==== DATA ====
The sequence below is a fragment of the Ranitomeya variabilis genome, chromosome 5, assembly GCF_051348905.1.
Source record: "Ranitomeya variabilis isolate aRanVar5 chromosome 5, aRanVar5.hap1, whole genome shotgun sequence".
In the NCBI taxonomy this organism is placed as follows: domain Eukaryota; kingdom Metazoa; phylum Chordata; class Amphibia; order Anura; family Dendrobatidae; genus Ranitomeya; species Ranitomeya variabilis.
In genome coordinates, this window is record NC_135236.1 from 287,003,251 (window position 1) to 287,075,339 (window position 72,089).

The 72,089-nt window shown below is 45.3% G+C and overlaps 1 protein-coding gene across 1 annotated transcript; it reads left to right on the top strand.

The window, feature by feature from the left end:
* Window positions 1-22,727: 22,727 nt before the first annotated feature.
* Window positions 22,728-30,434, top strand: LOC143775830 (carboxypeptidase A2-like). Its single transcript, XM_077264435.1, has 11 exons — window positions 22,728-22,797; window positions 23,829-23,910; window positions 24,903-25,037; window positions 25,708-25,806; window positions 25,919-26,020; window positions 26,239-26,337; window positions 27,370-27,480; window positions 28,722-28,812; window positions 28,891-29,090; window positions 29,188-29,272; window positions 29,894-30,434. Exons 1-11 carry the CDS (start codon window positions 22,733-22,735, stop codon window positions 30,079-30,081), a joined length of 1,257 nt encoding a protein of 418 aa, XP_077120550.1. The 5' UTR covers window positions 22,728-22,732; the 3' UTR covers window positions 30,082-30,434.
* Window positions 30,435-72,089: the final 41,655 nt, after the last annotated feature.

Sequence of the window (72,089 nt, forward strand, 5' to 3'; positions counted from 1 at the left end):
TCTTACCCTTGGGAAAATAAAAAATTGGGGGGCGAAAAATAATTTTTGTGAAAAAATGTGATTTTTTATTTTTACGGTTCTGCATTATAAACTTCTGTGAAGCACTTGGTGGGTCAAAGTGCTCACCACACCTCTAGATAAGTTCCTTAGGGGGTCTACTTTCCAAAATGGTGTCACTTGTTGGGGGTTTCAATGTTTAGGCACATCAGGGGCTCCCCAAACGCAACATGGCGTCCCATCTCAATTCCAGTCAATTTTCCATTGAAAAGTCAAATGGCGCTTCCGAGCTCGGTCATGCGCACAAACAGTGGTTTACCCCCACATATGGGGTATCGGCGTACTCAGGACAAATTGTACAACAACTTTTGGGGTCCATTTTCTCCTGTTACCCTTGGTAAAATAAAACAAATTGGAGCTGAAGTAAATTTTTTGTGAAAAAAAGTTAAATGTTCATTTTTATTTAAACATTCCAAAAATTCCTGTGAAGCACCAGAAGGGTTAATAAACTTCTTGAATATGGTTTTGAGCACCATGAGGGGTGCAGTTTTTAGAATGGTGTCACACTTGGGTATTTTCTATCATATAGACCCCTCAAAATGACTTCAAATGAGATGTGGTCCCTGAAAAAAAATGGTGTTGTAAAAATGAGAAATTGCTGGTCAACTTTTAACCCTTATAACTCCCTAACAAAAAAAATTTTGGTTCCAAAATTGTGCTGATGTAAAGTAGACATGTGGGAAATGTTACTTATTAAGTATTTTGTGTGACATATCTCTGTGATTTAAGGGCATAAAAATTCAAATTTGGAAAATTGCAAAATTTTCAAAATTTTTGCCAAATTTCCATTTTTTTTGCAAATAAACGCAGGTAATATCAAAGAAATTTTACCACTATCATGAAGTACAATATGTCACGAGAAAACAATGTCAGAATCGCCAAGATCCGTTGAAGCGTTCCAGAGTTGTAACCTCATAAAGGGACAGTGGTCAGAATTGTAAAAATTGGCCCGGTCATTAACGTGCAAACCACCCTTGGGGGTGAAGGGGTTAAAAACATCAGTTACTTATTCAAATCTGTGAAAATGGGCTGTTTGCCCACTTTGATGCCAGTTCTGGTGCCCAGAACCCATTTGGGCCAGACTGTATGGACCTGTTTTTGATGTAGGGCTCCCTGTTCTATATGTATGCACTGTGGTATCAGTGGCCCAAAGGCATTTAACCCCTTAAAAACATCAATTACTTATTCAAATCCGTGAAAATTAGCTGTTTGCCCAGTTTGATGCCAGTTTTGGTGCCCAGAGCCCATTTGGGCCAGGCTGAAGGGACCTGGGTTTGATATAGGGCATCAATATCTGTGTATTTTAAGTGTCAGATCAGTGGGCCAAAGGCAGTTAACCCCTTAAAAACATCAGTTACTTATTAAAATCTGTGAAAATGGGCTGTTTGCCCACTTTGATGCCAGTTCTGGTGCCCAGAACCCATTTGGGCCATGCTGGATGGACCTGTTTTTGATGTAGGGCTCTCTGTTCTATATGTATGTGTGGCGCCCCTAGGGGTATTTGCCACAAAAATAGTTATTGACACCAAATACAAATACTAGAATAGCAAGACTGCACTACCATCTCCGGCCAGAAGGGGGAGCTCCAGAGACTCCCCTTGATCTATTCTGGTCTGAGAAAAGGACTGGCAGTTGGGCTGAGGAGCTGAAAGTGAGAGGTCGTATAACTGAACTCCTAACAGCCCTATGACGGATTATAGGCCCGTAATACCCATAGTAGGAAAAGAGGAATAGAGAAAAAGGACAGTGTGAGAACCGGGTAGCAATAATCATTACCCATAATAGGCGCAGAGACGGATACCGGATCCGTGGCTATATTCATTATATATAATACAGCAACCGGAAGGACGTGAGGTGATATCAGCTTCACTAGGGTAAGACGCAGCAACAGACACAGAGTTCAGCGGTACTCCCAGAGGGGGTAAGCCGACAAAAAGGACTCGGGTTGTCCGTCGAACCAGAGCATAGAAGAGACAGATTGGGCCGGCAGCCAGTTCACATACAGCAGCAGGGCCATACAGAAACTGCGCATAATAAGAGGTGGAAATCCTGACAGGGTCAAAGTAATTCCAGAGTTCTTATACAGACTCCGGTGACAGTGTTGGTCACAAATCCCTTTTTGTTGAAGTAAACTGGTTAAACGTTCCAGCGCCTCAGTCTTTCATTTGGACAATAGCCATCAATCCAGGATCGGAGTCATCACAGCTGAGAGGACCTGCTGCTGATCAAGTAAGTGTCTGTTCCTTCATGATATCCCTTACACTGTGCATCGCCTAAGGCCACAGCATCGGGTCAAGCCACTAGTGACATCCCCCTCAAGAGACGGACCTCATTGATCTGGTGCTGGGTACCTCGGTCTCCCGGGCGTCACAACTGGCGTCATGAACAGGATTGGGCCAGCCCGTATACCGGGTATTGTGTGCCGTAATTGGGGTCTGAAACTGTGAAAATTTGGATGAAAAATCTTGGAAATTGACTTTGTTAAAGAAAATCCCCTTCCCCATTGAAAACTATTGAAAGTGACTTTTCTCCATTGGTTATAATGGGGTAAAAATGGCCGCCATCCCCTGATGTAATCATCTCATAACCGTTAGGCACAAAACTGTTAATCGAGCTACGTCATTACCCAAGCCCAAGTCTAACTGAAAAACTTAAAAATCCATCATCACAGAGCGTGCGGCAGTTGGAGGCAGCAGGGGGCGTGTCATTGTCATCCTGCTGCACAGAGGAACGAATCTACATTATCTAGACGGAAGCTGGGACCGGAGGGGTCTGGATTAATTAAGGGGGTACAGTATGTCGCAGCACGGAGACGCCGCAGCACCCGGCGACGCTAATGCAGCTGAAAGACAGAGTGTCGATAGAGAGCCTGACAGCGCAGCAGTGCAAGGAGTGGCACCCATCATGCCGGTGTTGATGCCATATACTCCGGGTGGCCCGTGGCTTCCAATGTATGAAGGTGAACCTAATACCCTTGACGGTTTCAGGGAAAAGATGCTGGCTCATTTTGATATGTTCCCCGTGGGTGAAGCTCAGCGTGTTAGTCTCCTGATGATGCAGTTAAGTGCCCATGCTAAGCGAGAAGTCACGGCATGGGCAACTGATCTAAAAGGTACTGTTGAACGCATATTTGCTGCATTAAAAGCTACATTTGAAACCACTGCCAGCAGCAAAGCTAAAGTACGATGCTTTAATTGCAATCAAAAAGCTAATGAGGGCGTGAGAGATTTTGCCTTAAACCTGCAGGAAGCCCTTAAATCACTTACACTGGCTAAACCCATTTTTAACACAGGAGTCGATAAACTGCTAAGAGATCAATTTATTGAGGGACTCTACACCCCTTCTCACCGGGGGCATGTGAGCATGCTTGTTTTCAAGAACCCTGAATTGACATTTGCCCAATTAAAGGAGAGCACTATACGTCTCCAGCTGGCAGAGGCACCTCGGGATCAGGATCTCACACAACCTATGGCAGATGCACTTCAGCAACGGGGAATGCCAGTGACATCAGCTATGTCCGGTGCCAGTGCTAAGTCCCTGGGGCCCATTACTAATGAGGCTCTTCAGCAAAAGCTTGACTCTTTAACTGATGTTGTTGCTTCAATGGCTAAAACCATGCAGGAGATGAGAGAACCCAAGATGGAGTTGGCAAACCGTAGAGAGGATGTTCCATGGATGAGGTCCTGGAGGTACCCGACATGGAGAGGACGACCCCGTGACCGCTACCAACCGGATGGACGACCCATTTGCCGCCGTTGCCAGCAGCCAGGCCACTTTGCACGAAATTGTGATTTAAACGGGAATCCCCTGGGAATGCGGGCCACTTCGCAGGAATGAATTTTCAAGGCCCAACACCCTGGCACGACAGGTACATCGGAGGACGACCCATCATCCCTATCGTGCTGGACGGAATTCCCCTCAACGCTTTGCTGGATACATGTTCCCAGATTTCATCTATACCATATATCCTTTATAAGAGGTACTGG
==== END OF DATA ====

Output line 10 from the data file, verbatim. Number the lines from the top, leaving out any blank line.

Sequence of the window (72,089 nt, forward strand, 5' to 3'; positions counted from 1 at the left end):